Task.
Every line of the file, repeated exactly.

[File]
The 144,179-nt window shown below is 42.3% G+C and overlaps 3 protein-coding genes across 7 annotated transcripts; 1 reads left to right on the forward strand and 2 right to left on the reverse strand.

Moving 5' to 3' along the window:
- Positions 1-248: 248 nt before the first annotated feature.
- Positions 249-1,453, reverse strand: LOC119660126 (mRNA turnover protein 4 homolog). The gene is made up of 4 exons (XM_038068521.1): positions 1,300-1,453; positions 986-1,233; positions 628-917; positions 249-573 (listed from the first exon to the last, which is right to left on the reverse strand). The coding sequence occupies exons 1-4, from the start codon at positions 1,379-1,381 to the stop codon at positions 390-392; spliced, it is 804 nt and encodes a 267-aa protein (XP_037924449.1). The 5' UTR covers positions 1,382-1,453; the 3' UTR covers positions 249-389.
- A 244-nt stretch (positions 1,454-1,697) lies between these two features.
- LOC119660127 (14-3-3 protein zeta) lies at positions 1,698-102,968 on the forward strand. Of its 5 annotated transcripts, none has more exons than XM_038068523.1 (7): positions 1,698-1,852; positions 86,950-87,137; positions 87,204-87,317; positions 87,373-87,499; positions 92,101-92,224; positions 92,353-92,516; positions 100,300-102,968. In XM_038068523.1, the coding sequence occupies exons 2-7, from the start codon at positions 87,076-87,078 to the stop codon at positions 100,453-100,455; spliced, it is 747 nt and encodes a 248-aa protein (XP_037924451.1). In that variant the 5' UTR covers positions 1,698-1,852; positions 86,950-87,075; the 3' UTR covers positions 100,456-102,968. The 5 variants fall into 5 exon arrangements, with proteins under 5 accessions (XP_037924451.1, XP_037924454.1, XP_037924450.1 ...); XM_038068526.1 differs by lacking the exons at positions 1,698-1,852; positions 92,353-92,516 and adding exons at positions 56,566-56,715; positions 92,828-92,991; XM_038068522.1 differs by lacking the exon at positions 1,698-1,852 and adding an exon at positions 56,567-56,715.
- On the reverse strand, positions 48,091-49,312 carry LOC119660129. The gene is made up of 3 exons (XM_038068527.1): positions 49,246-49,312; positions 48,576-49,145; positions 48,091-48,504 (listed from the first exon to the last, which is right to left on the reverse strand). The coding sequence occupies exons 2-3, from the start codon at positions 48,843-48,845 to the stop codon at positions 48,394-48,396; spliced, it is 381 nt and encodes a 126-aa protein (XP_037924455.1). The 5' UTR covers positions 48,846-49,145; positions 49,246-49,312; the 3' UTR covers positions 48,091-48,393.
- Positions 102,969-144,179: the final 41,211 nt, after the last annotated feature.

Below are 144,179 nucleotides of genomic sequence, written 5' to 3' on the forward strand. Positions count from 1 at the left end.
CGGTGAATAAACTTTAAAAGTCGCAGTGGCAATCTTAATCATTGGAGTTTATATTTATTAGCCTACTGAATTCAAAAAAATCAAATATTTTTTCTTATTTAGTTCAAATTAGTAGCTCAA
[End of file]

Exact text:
The 144,179-nt window shown below is 42.3% G+C and overlaps 3 protein-coding genes across 7 annotated transcripts; 1 reads left to right on the forward strand and 2 right to left on the reverse strand.

Moving 5' to 3' along the window:
- Positions 1-248: 248 nt before the first annotated feature.
- Positions 249-1,453, reverse strand: LOC119660126 (mRNA turnover protein 4 homolog). The gene is made up of 4 exons (XM_038068521.1): positions 1,300-1,453; positions 986-1,233; positions 628-917; positions 249-573 (listed from the first exon to the last, which is right to left on the reverse strand). The coding sequence occupies exons 1-4, from the start codon at positions 1,379-1,381 to the stop codon at positions 390-392; spliced, it is 804 nt and encodes a 267-aa protein (XP_037924449.1). The 5' UTR covers positions 1,382-1,453; the 3' UTR covers positions 249-389.
- A 244-nt stretch (positions 1,454-1,697) lies between these two features.
- LOC119660127 (14-3-3 protein zeta) lies at positions 1,698-102,968 on the forward strand. Of its 5 annotated transcripts, none has more exons than XM_038068523.1 (7): positions 1,698-1,852; positions 86,950-87,137; positions 87,204-87,317; positions 87,373-87,499; positions 92,101-92,224; positions 92,353-92,516; positions 100,300-102,968. In XM_038068523.1, the coding sequence occupies exons 2-7, from the start codon at positions 87,076-87,078 to the stop codon at positions 100,453-100,455; spliced, it is 747 nt and encodes a 248-aa protein (XP_037924451.1). In that variant the 5' UTR covers positions 1,698-1,852; positions 86,950-87,075; the 3' UTR covers positions 100,456-102,968. The 5 variants fall into 5 exon arrangements, with proteins under 5 accessions (XP_037924451.1, XP_037924454.1, XP_037924450.1 ...); XM_038068526.1 differs by lacking the exons at positions 1,698-1,852; positions 92,353-92,516 and adding exons at positions 56,566-56,715; positions 92,828-92,991; XM_038068522.1 differs by lacking the exon at positions 1,698-1,852 and adding an exon at positions 56,567-56,715.
- On the reverse strand, positions 48,091-49,312 carry LOC119660129. The gene is made up of 3 exons (XM_038068527.1): positions 49,246-49,312; positions 48,576-49,145; positions 48,091-48,504 (listed from the first exon to the last, which is right to left on the reverse strand). The coding sequence occupies exons 2-3, from the start codon at positions 48,843-48,845 to the stop codon at positions 48,394-48,396; spliced, it is 381 nt and encodes a 126-aa protein (XP_037924455.1). The 5' UTR covers positions 48,846-49,145; positions 49,246-49,312; the 3' UTR covers positions 48,091-48,393.
- Positions 102,969-144,179: the final 41,211 nt, after the last annotated feature.

Below are 144,179 nucleotides of genomic sequence, written 5' to 3' on the forward strand. Positions count from 1 at the left end.
CGGTGAATAAACTTTAAAAGTCGCAGTGGCAATCTTAATCATTGGAGTTTATATTTATTAGCCTACTGAATTCAAAAAAATCAAATATTTTTTCTTATTTAGTTCAAATTAGTAGCTCAA